The bitter lesson that we have learned since the middle of the twentieth century is that national liberation is not a revolution. The world is full of postcolonial civil strife or class/gender apartheid. The era of national liberation movements has given us heroes; but after liberation, without experience and practice of freedom, the postcolonial polity sank back into situations which provoked Assia Djebar to cry out in Algerian Whites, “O Frantz, the wretched of the earth again!,” now in the context of internal civil violence. Nelson Mandela joins the rank of the genuine heroes we have inherited from unbroken confidence in national liberation. As Fernand Braudel has taught us, we cannot ignore the longue durée—the old perennial structures that continue to operate beneath, beyond, and above the narrative history that we tend to prefer. In the postcolonial world, hero worship and ancestor worship stand in the way of the production of the will to social justice. Those of us interested in building postcolonial democracies think that these heroes should be slowly and carefully transformed into teaching texts. In the case of Nelson Mandela, the strongest teaching element is the unconditional ethical—the risky imaginative activism that dares to say yes to the enemy. If one enters the protocol of the heroic life with critical intimacy, reading its text as the symbolic telling us about the subject’s relationship to the imaginary—the greatest collective imaginary of colonial oppression being precisely the dream of liberation—it is possible, again with the greatest care, not to exclude the cronyism and the economic betrayal but to point at it as the transformation of the longue durée into historical symptomaticity of even the most extraordinarily heroic among us, to make the hero a human warning for those of us who are merely human without the heroism. This is a transformation of the imitatio Christi idea of role model, today emphasized in faith-based leadership initiatives. We cannot forget that this is the substance of the greatest genre the world has seen, not confined to Hellenic culture alone: tragedy, the tragic hero of history. It is with the greatest respect that one places today the figure of our brother Nelson Mandela in that teaching gallery.
I asked Paul Bové if I could use my example of using Nelson Mandela as a teaching text that comes from ten years ago—there to undo the longue durée of the color line of caste—and he agreed. I quote myself, then:
Two girls, between eleven and fifteen years of age, show me what they are being taught in primary school. It is a piece about South Africa. They have absolutely no clue at all what the piece is about, as they don’t about any piece in the book, about any piece in any book. They tell me their teachers would go over the material again the next day.
The next day after school, we meet again. Did the teachers explain? “Reading poriyechhe,” is the answer—an untranslatable Bengali phrase for which there are equivalents in all the major Indian languages, no doubt. “They made us read reading” would perhaps convey the absurdity? Any piece is a collection of discrete spelling exercises to be read in a high drone with little regard to punctuation. The scandal is that everyone knows this.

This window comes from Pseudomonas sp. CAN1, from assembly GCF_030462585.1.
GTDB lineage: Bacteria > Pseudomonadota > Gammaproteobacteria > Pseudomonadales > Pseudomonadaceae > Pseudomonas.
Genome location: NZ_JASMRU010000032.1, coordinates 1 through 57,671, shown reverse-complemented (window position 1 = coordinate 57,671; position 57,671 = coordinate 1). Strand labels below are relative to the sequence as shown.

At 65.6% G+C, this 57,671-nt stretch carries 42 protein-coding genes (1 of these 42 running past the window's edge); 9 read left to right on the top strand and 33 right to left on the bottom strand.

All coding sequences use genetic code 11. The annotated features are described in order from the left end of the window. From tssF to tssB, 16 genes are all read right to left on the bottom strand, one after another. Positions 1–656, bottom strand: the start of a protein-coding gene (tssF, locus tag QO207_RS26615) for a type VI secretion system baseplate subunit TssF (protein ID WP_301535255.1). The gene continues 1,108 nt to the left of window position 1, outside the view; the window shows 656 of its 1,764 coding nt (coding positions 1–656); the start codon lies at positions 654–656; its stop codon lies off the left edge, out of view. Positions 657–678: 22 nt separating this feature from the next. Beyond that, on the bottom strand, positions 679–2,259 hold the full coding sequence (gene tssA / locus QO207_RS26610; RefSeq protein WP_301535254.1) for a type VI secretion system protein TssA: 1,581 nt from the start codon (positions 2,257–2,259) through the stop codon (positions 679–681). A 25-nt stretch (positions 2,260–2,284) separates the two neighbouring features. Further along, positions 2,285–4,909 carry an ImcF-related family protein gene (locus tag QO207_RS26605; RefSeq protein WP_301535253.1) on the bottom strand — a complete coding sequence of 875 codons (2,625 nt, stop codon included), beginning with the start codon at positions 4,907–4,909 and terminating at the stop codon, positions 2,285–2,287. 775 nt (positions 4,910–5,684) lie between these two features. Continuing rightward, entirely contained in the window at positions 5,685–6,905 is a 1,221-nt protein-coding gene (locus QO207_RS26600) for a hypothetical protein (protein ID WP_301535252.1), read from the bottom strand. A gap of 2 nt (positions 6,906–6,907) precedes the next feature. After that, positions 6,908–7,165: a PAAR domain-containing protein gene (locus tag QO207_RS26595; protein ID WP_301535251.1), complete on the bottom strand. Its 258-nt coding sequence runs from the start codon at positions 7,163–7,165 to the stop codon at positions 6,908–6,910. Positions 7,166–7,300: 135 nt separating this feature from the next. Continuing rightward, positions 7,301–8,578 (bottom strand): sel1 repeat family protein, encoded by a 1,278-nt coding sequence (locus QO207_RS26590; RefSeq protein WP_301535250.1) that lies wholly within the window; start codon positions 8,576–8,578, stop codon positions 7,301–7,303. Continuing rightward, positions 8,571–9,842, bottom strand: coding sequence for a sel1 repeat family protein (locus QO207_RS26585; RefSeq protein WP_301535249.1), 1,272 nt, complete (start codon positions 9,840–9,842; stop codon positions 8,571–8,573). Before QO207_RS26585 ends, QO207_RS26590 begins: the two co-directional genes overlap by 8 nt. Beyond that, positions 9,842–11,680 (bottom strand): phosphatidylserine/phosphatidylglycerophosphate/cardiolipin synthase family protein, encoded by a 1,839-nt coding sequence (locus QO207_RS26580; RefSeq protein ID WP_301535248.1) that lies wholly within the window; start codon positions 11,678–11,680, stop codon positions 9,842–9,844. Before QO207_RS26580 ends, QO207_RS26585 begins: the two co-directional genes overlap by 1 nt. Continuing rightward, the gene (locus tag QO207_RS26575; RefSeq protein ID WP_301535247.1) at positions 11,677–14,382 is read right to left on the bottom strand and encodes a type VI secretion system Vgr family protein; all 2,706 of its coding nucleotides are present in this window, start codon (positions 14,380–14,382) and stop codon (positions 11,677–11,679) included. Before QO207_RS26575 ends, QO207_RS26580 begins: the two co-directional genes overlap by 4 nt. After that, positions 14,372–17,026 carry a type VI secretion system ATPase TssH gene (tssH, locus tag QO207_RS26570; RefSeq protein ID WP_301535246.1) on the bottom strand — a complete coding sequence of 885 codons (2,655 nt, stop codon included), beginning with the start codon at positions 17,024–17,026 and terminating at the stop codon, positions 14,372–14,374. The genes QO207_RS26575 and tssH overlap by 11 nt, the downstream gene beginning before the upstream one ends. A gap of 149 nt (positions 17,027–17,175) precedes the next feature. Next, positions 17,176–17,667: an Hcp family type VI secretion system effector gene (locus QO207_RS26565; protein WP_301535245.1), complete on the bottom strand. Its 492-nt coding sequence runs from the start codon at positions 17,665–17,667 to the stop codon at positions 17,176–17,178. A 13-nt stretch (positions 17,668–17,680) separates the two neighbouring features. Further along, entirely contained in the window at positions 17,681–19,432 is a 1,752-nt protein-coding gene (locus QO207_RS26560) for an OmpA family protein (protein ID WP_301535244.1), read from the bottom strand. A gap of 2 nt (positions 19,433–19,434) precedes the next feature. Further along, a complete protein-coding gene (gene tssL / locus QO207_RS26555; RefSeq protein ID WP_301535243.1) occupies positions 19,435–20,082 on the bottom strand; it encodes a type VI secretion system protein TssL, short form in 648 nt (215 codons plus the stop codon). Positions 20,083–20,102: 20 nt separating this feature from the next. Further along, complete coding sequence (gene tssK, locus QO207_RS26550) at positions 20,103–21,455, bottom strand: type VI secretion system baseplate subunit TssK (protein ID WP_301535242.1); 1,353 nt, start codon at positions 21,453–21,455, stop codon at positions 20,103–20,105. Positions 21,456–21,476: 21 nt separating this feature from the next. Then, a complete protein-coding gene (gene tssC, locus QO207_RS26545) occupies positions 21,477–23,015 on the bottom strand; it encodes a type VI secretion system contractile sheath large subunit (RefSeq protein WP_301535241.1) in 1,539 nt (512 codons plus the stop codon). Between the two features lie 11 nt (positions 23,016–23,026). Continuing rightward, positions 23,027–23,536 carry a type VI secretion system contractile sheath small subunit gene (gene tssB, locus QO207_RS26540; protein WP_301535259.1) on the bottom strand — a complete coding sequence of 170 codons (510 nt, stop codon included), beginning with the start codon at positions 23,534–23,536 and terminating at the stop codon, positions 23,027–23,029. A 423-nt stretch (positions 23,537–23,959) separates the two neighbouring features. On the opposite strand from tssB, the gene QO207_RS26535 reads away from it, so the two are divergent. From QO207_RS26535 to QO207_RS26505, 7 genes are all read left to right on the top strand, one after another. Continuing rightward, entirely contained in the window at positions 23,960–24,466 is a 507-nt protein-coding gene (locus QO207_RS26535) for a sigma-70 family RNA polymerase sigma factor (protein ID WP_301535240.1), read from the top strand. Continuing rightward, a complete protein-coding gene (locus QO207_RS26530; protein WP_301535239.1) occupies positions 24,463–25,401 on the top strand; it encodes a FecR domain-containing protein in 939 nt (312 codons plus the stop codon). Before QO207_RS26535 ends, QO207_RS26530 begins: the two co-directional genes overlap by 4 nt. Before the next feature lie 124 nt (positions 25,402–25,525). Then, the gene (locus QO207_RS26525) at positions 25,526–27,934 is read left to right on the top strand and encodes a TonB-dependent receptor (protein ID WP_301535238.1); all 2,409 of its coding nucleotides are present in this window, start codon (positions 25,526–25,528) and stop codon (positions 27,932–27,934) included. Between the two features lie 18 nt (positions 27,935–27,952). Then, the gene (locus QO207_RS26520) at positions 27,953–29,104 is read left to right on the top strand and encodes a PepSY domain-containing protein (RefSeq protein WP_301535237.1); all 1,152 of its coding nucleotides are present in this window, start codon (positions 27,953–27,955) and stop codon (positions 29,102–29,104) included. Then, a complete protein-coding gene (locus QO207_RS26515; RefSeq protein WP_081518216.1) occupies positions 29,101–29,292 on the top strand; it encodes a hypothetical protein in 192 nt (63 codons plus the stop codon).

After the girls’ answer, I begin to explain. If the older girl was just frustrated by not grasping at all what I was trying to explain, the younger one, the strikingly intelligent one, faced me with that inexorably closed look, jaws firmly set. No response to repeated careful questions going over the same ground, over and over again, simplifying the story of Nelson Mandela further at every go. These are students who have no concept or percept of the neighboring districts, of their own state of West Bengal—because they have arrived at Class Four through neglect and no teaching. How will they catch the reference to Africa?
Into the second hour, sitting on the floor in that darkening room, I tried another tack. Forget Africa, try shoman adhikar—equal rights. We were locked together in an effort to let response emerge and blossom with its own energy. Perhaps an hour and a half into the struggle, I put my hand next to the bright one’s purple-black hand to explain apartheid. Next to that rich color, this pasty brown hand seemed white. And to explain shoman adhikar, equal rights, Mandela’s demand, a desperate formula presented itself to me: ami ja, tumi ta—what I, that you. Remember, this is a student, not an asylum seeker in the metropole, just two students, accepting oppression as normality, understanding their designated textbook.
The next morning, I asked them to set down what they remembered of the previous day’s lesson. The older one could call up nothing. The younger one, the more intelligent one, produced this: “ami ja, tumi ta, raja here gachhe”—what I, that you, the king was defeated. A tremendous achievement in context, but, if one thinks of all the children studying under the West Bengal Board, including the best students from the best schools in Kolkata, with whom these girls are competing, this is a negligible result. I have no doubt that even this pitiful residue of the content of the lesson is now long lost and forgotten.
–Gayatri Chakravorty Spivak